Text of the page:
The island nation remains an important ally of western democratic countries for its close proximity to China and because it produces a significant supply of semiconductor microchips at a time when there is a major global shortage.

Pressure is mounting on Australia and fellow 'Quad' members - Japan, India and the US - to keep Beijing's forces at bay as tensions escalate. 

This graph shows the differing military capabilities of China and Australia as tensions between the two countries mount and The Global Times calls for possible military intention by Beijing

This graph shows the differing military capabilities of China and Australia as tensions between the two countries mount and The Global Times calls for possible military intention by Beijing

China has also warned Australia it must fall in line with its policy to 'reunify' the disputed island of Taiwan if it wants to trade to return to normal. Pictured: Chinese Navy personal stand guard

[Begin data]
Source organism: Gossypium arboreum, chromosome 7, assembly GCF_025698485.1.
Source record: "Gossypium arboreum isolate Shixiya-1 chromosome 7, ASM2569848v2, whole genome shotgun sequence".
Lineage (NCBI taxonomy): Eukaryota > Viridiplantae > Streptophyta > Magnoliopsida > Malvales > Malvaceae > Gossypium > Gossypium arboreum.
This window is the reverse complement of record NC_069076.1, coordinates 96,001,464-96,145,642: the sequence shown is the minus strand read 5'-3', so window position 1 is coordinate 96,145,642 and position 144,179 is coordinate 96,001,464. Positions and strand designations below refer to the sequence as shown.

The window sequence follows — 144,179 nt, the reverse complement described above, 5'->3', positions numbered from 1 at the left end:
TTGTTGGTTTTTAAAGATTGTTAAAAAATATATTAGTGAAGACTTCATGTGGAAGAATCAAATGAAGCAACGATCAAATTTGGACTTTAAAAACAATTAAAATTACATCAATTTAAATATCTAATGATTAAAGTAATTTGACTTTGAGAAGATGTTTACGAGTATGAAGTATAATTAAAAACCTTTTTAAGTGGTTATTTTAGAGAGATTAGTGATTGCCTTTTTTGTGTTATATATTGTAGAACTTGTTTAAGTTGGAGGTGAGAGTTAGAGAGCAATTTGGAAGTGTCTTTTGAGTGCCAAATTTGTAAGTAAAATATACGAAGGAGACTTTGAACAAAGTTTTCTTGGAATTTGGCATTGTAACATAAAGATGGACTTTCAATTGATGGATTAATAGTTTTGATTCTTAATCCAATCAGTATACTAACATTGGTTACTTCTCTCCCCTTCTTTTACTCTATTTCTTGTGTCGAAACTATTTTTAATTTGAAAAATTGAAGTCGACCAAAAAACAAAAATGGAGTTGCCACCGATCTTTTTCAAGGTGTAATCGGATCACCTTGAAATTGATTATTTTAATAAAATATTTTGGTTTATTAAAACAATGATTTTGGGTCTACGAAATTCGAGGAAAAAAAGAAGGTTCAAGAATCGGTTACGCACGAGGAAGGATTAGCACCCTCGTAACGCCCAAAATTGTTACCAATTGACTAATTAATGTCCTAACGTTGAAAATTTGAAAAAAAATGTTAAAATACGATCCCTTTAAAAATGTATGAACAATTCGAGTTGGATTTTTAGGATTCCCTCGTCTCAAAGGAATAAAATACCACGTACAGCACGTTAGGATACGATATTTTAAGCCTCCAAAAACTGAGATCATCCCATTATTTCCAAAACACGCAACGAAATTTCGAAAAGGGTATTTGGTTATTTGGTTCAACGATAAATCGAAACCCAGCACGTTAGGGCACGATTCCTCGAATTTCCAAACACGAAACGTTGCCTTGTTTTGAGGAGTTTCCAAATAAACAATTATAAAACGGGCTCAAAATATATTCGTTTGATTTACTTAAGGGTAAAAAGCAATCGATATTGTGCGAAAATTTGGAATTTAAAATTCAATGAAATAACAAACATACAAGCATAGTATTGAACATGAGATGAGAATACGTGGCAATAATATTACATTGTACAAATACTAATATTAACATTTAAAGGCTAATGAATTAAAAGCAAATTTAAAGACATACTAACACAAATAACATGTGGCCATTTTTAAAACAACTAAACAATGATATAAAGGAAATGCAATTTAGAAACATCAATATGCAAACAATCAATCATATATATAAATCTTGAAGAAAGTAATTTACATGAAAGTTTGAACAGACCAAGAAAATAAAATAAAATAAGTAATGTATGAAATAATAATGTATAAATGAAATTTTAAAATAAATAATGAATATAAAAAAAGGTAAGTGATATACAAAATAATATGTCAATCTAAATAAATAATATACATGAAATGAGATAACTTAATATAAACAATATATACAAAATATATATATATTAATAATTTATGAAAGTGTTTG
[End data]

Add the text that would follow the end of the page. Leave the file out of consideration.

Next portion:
China has also warned Australia it must fall in line with its policy to 'reunify' the disputed island of Taiwan if it wants to trade to return to normal. Pictured: Chinese Navy personal stand guard

Mr Hu's comments come less than two weeks after China warned Australia it must support its policy to 'reunify' with Taiwan if it wants the trade war to end.

Chinese Foreign Ministry spokesman Wang Wenbin late last month accused Canberra of 'meddling' in China's internal affairs and said there is 'no room for any form of Taiwan independence'. 

'Taiwan is an inalienable part of China's territory, and the Taiwan issue is purely China's internal affairs that involves China's core interests and allows no foreign interference,' Mr Wang said. 

'China must and will be reunified. We are willing to do our utmost to strive for the prospect of peaceful reunification, but will never leave any room for any forms of 'Taiwan independence' secessionist activities.

'We hope the Australian side can... avoid sending any wrong signal to Taiwan independence forces, and take more actions that is conducive to peace and stability across the strait and for China-Australia relations.'